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 Post subject: Ticks?
PostPosted: Wed Apr 20, 2011 8:13 pm 
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Joined: 15 Apr 2011
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How do you hunting folks protect yourselves and your hounds against tick bites? The tick population around my area has been growing. Even have them in my yard during certain times of the year. It always bothered me to treat my former hound Lucy (ATB Oct. 09) with pesticide/Frontline but didn't know of any other treatment. Is there any kind of a special comb or brush you can use on them after they've been in the field. Any what about people? We can't use Frontline?

Advice and shared experience would be appreciated.

Thanks!


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 Post subject: Re: Ticks?
PostPosted: Fri Apr 22, 2011 11:49 am 
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Joined: 07 Apr 2011
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Location: Elizabeth, Pennsylvania
Dear Sally:

Tic and flea control is a daily routine in the life of a hunter with hunting dogs. There are many recommendations on the market and from talking with many hunters; they all seem to have their own tricks for tics.

First and foremost, a high protein diet for your Hound strengthening its immune system and keeping it healthy will help keep tics off of your Hound. Tics seem to feed on weak victims. At the end of each hunt in the field with my Hounds, I always use a flea comb to search for tics and fleas on my Hounds. If I locate any of these pests, I reapply the comb to the Hound with petroleum jelly smeared at the base of the teeth to trap the tics or fleas. On a daily basis I feed my Hounds brewer’s yeast tablets with garlic that also boosts the immune system in the Hounds and again keeping the Hounds healthy for tic and flea repelling. During spring and summer months when tics and fleas are in great numbers, I use in addition to the above, 1/8 cup of apple cider vinegar in the Hounds 3 quart water bowl once a day for tic repellant. I have also used the skins from oranges and grapefruits, rubbing these skins on the Hounds coat except that I always feared the overpowering scent of the citrus oil will interfere with the Hounds scenting ability.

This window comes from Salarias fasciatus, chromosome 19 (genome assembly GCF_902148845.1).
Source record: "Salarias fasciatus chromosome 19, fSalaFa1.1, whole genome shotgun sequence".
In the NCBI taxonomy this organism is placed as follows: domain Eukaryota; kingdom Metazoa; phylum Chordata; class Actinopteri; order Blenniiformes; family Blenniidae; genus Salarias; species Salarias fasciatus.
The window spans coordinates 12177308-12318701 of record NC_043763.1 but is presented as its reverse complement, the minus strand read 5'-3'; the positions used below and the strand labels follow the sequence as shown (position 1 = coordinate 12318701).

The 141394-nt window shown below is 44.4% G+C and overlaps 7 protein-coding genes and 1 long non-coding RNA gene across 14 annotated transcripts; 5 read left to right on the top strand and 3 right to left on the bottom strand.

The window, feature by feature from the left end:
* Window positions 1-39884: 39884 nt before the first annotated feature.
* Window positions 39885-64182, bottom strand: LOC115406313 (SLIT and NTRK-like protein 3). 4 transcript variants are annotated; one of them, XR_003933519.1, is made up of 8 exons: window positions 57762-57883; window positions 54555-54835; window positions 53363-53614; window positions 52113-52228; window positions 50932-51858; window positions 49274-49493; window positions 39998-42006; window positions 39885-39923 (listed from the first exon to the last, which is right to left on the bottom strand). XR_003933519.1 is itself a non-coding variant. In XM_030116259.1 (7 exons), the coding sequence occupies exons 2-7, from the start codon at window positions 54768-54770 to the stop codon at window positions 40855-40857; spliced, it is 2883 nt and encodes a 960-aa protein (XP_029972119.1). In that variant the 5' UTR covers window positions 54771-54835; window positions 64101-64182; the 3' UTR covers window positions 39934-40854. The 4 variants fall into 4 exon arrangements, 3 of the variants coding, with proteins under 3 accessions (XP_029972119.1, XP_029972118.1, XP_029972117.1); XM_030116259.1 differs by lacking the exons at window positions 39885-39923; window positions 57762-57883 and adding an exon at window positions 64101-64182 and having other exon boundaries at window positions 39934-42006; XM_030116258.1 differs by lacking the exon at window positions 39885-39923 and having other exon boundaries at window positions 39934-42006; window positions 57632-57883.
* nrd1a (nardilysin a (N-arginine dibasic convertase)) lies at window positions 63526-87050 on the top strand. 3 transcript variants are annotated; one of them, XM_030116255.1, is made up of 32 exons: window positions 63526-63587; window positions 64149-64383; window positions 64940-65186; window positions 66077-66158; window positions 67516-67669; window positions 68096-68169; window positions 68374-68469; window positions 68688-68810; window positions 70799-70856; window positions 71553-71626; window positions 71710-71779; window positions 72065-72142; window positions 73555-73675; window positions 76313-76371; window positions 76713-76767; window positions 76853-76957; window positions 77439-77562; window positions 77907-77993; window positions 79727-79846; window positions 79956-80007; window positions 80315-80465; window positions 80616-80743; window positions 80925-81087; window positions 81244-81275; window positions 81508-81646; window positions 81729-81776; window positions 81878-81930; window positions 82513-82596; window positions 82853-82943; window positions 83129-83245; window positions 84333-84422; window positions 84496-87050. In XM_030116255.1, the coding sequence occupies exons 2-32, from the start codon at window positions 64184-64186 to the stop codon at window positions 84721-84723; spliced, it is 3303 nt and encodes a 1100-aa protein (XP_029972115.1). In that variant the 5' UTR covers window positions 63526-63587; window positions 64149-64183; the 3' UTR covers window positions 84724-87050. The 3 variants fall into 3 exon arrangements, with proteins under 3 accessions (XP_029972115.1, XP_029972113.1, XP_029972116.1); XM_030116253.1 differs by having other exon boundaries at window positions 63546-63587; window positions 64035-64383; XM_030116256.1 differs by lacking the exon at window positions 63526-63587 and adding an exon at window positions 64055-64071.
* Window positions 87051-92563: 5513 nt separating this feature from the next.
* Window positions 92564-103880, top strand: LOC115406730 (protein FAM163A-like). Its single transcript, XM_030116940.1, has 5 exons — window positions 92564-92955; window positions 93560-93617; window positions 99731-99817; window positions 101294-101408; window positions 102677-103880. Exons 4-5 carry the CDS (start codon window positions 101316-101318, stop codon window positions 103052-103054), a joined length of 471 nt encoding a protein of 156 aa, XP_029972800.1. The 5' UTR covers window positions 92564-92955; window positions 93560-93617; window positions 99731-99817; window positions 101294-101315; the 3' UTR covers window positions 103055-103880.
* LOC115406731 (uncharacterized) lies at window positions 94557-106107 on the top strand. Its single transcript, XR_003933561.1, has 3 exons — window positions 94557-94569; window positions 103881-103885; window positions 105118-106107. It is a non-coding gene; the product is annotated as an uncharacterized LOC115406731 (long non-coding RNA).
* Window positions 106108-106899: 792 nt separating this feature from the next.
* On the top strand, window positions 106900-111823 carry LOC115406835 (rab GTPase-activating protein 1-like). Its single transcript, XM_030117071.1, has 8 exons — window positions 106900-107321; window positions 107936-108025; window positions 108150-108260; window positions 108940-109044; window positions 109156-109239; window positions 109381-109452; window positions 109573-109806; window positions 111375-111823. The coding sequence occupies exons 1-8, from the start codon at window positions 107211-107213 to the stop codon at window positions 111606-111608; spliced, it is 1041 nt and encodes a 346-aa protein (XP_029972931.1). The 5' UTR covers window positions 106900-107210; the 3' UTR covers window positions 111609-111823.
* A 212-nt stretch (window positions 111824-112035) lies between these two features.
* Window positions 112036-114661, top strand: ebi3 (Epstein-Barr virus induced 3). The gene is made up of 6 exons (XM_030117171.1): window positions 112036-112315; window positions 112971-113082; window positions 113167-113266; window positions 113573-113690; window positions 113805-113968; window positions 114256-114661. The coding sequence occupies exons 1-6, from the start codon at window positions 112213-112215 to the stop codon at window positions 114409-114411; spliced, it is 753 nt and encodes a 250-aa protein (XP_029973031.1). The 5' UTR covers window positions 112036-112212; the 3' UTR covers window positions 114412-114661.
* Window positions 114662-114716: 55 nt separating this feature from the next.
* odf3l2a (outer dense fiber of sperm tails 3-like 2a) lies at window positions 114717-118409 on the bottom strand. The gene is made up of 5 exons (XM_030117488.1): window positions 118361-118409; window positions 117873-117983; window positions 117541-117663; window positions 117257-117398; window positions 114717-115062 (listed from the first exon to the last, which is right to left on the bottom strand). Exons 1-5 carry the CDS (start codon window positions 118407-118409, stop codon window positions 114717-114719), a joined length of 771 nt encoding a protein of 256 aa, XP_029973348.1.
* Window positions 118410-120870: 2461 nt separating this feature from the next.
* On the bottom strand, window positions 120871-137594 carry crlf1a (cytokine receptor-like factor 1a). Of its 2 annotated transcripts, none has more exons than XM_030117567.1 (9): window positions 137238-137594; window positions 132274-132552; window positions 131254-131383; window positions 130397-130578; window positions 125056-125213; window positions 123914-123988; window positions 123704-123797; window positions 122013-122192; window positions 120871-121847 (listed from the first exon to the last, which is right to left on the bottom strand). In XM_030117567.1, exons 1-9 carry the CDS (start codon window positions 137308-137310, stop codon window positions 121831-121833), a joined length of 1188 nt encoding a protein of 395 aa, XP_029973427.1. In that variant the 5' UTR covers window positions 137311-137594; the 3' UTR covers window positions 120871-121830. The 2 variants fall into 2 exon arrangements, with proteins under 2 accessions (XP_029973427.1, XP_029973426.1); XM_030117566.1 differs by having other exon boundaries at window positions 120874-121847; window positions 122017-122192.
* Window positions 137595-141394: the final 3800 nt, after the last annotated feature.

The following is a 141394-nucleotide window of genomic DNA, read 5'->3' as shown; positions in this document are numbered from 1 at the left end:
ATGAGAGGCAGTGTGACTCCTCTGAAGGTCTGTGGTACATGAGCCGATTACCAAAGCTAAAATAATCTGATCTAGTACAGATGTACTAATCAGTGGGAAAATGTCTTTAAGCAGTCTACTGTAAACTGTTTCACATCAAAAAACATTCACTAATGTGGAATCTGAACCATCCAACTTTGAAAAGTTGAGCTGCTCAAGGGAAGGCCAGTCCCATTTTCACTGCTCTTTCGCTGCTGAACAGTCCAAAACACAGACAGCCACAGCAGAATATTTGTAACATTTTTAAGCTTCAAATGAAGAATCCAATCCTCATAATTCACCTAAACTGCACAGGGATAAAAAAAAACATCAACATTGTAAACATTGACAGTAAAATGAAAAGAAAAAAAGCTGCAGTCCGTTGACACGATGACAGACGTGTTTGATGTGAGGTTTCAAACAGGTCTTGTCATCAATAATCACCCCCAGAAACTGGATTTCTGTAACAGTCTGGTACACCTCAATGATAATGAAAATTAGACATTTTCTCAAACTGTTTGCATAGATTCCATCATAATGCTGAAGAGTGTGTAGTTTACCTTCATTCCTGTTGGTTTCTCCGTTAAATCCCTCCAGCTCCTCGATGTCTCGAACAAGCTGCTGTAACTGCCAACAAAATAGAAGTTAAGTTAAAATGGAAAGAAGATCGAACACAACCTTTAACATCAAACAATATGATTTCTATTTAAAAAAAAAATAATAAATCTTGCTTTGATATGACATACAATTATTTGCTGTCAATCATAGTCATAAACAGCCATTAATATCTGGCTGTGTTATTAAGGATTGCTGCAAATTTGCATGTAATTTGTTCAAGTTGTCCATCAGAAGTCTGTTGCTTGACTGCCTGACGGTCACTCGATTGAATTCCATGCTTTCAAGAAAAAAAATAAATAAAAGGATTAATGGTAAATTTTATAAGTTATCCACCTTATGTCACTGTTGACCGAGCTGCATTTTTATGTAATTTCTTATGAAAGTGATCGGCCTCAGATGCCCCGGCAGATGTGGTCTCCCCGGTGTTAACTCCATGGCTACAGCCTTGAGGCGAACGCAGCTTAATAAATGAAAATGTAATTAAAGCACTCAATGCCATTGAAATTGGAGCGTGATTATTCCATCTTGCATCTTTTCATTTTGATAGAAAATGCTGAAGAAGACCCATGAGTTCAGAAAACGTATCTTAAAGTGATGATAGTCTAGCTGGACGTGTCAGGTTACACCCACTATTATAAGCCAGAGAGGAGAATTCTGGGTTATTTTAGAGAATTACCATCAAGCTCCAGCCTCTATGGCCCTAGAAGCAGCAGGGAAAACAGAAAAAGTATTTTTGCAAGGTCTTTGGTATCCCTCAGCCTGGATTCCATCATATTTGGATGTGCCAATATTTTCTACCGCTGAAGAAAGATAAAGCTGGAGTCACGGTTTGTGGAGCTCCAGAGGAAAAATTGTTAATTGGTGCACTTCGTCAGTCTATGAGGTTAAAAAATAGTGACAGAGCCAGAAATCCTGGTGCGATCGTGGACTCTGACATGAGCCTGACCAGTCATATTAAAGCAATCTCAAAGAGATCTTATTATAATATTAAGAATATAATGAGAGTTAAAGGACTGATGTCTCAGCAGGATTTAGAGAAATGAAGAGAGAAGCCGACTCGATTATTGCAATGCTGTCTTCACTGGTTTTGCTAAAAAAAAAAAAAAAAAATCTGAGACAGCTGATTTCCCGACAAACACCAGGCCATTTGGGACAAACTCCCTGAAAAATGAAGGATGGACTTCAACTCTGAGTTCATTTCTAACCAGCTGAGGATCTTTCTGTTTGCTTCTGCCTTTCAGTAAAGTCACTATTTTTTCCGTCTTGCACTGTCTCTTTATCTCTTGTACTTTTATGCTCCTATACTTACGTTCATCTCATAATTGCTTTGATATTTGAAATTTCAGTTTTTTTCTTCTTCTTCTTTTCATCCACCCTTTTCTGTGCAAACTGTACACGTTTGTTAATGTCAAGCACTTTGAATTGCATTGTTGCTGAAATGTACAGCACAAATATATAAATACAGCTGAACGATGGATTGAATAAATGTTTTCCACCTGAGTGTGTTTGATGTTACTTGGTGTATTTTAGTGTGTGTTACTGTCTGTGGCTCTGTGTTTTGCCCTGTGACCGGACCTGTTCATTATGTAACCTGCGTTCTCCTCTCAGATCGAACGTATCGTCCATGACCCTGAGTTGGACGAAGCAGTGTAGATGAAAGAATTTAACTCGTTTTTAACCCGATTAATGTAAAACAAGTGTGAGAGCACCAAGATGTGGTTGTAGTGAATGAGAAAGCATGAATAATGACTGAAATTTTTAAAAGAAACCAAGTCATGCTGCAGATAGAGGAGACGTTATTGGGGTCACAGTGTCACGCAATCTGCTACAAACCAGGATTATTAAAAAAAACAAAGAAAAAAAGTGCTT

When it comes to the most heavily infested time of the year for tics and fleas, I do resort to using chemical treatments with Frontline or K9 Advantix. These two products are some of the best products on the market and easy to use.

Speaking of easy to use, I have considered using an Anibo Tic-Clip. See the following information concerning this product. For one or two Hounds, this product may be the answer, but for a large pack as of mine, the costs overweigh practicality.

The Anibio Tic-Clip offers a revolutionary approach to protecting your pet from ticks and fleas, without pesticides, squeeze-ons, sprays, or topical application of any kind! The Tic-Clip harnesses the power of the bioenergetic field around your pet to create an energy barrier that repels insect pests for two years. This insect repellent collar tag was created in Germany and has been a huge success with pets throughout Europe. The Tic-Clip is a top seller at our sister site, Only Natural Pet Store – Europe, and now we’re bringing this amazing item to the US to offer you and your companions another safe, non-toxic weapon against ticks and fleas.

• Absolutely non-toxic
• 100% pesticide-free
• Completely safe for pets and humans